The role of HR and its functions continue to evolve. Many experts believe that in the 21st century, the evolution and strategic mission of HR are more important than ever. For example, employees can provide a non-replicable competitive advantage to their firm if the organisation knows how to use employee skills and talent.
HR functions help managers know how to use these resources (employee’s skills and talents) through strategic hiring, development, appropriate use of rewards, etc. HR can help an organisation in a number of ways, including boost employee productivity and prepare an organisation for change.
In the past, managers would simply tell employees what to do and employees have little rights to express their opinion. But today, people want to be involved more in management, while organisations expect employees to work in teams and participate in managing the firm. Employees simply gain more rights and their needs are fulfilled.
In recent years, massive change has been made in order to ensure employees do not flee from one employer to another by offering better flexibility, work-life balance, job security, and more. This change has also brought the industry to focus on the skills and performance of their employees instead of educational degrees and other traditional measurements of hiring candidates for a role.
According to the 21st-Century Human Resource Management Strategic Planning and Legal Issues study published by Sage, we have arrived in the productivity centres of the 21st century. A productivity centre is a revenue centre that enhances the profitability of an organisation. The role of HR here is to improve organisational revenues and profits by boosting the productivity of the people within an organisation.
See also: Boost Productivity at Work: Top Apps for Smart Working in 2021
Productivity is the amount of output that an organisation gets per unit of input, with human input usually expressed in terms of units of time. Experts at HBR explained that when companies starved for growth, efficiency and productivity are necessary. However, over time, efficiency becomes less essential and productivity becomes more vital to a company’s growth strategy.
HBR said that senior leaders must bring a productivity mindset to the business and remove organisational obstacles to workforce productivity. Workforce productivity itself is closely linked with producing more goods and services with the same amount of relative work. Productivity for a company is about expanding the output in order to deliver greater top-line growth from the same workforce. Growth in labour productivity should be measured routinely by the change in output per labour hour over a defined period of time.
Furthermore, highlighting the fundamentals of a productivity mindset, HBR researchers studied that there are at least three tenets to achieve a productivity mindset. These tenets should be initiated by leaders, then passed along to the subordinates and employees on board.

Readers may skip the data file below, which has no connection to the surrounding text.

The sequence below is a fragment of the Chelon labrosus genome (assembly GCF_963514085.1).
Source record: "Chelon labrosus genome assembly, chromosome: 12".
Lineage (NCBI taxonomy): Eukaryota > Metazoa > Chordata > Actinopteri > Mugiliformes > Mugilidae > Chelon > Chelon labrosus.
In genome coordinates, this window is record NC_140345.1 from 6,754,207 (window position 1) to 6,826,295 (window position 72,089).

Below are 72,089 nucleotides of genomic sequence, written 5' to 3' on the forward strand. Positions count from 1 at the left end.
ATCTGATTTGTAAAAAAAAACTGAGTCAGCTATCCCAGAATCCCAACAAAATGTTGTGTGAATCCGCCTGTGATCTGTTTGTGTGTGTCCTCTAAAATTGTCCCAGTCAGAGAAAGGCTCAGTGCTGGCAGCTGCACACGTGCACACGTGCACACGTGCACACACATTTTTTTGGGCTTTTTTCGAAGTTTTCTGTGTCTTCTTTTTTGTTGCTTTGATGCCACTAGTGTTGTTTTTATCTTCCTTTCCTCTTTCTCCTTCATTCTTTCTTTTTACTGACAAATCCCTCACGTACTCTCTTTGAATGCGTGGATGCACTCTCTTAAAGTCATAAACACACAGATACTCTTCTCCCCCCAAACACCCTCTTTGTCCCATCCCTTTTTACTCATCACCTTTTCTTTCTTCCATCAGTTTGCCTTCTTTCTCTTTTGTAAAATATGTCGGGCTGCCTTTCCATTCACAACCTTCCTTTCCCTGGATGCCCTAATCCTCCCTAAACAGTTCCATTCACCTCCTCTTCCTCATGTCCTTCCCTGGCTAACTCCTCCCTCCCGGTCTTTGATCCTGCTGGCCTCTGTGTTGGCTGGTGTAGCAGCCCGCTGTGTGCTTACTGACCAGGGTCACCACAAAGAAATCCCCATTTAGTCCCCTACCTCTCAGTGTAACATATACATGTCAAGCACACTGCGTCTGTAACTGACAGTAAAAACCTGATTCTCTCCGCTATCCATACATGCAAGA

According to HBR researchers, the average company loses more than 20 percent of its production capacity to ‘organisational drag’; the structures and processes that consume valuable time and prevent people from getting things done.
To ensure this did not happen in the future, leaders should seek to eliminate organisational drag at every turn. Leaders should simplify their organisation’s structure and align their operating model with the true sources of value in their business. Oftentimes, business leaders need to fight bureaucracy and create ways of working that allow employees to focus their time on delivering for customers and shareholders.
50 percent of most companies’ workforce are star players. These employees have exceptional performance and the potential to have an outside effect on strategy execution. But time and again, companies put star employees in roles that limit their effectiveness to really create change within organisations.
In this case, a productivity mindset comes into play to ensure these scarce talented employees are assigned to business-critical roles. As an example, if marketing is essential to competitive advantage in your business, then as a leader, you should ensure that most critical marketing roles are filled with star talents. This allows for more and better output from this function, as well as giving better execution of the company’s strategy.
One inspired employee can produce as much as 2.25 satisfied employees, according to HBR. In fact, inspired employees bring more discretionary energy to their work every day. What leaders should note here is to tap into every employee’s reservoir of discretionary energy.
Some common ways to bring discretionary energy into light are to align the firm’s purpose with each individual’s purpose, invest in improving the inspirational leadership capabilities of managers at every level, and build a culture of autonomy and accountability that provides every employee with an opportunity to do their task without being micromanaged. While these steps might not inspire every employee in your organisation, you can still witness the level of inspiration across your organisation increase – along with employee’s productivity.
Read also: Productivity Hacks: Changing Employees Mindset about Stress